Cooper Medical School of Rowan University Receives Preliminary Accreditation From LCME; Begins Recruiting First Class of Students

Almost two years after officials announced its creation, Cooper Medical School of Rowan University (CMSRU) has received the go-ahead to recruit students for the charter class – entering in the fall of 2012.

Camden, NJ—Almost two years after officials announced its creation, Cooper Medical School of Rowan University (CMSRU) has received the go-ahead to recruit students for the charter class – entering in the fall of 2012.

The Liaison Committee on Medical Education (LCME), the nation’s primary accrediting entity for medical education programs, announced today that CMSRU has met more than 130 standards necessary to receive preliminary accreditation.

“The official announcement of accreditation brings us one step closer to expanding the level of medical excellence in our region and creating the backbone for an industry sector in medicine, innovation and technology based in South Jersey,” said George E. Norcross, III, Chairman of the Board at Cooper. “This four-year medical school is the cornerstone of our vision for the Health Sciences Campus in Camden.”

“This is a huge milestone in the life of Cooper Medical School of Rowan University and a proud day for South Jersey,” said Dr. Ali Houshmand, interim president at Rowan. “This approval by the LCME shows that we’re on the right path to bring a new kind of medical school to New Jersey.”

“New Jersey has long been a leader in medical innovation and with the addition of Cooper Medical School at Rowan University we will continue to maintain this distinction,” said Governor Chris Christie. “As the first new medical school in New Jersey in 30-years, its opening is an extraordinary achievement for the people of South Jersey and the entire state of New Jersey. I applaud the Cooper and Rowan team for their hard work and commitment to opening this new facility. ”

The accreditation is the third step of the five-step LCME accreditation process, which is complete when the first class graduates.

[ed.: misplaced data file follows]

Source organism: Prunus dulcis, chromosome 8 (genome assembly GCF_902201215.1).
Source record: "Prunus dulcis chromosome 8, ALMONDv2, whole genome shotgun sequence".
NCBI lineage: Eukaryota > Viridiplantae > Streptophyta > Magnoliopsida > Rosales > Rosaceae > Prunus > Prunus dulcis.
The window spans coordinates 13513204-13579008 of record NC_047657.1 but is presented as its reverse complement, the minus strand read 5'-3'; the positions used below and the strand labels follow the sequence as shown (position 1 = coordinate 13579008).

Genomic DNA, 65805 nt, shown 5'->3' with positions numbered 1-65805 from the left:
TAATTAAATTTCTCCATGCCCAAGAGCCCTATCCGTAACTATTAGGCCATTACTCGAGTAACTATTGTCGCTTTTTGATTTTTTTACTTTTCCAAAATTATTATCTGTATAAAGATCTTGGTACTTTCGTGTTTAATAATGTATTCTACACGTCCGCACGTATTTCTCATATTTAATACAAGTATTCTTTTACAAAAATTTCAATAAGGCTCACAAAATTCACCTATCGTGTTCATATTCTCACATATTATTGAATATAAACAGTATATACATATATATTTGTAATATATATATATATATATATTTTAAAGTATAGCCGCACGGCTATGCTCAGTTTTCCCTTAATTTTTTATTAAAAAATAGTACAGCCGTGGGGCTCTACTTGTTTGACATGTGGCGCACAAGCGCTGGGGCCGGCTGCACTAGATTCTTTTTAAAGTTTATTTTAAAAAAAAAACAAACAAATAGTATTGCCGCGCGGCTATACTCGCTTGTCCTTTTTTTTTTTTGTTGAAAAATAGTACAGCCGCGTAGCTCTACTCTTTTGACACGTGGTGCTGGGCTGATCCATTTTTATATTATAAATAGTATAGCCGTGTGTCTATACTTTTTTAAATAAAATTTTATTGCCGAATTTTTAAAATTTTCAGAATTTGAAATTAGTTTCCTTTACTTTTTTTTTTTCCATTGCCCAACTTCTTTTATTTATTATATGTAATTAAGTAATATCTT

The granting of preliminary accreditation comes in the wake of a favorable site visit by the LCME Survey Team in March. During the four-day site visit, the team reported “no areas of insufficient progress towards compliance with LCME standards,” according to Founding Dean, Paul Katz, MD.

“It’s rare for an institution to pass without a single deficiency noted,” said Katz. “That’s a testament to the hard work, diligence and spirit of collaboration among the nearly 150 Rowan and Cooper faculty and staff who worked to develop the plan for the medical school.”

CMSRU will work to address physician shortages in New Jersey, which ranks 33rd nationally in number of medical school graduates. According to statistics from the American Association of Medical Colleges (AAMC), only 48.7 percent of New Jersey residents who applied to medical school in 2010 were accepted. Of those, only 19.6 percent went to medical school in the state.

Moreover, of the 42,742 applicants to medical schools nationally last year, only 3,080 of those accepted were from under-represented applicants, according to the AAMC. That’s another area CMSRU will focus on as the medical school begins the admissions process, Katz said.

“We are looking to build a diverse student body not only on the basis of race and ethnicity, but also diversity of socioeconomic and cultural background,” said Katz. “We are looking for students who will resonate with our mission and core values – who are committed to civic responsibility and patient advocacy.”

“The medical school is another major step in creating a great heath care system that can go head-to-head with Philadelphia’s academic medical centers.  This will benefit the South Jersey economy by keeping more of the nearly $2 billion of health care spending on this side of the Ben Franklin Bridge that is now going to Philadelphia every year,” said John P. Sheridan, Jr., President and Chief Executive Officer of The Cooper Health System.

Regionally and statewide, the medical school also will work as an economic stimulus in South Jersey, which loses $2 billion to Philadelphia and Delaware medical centers each year as local residents cross the bridge for health care.

CMSRU students will attend class in a new $139 million medical school building at Broadway and Benson Street in Camden. Just a month ago, officials from Rowan and Cooper held a “topping off” ceremony in Camden as the final steel girder was raised on the building. The project is the single largest construction project in Camden this year.

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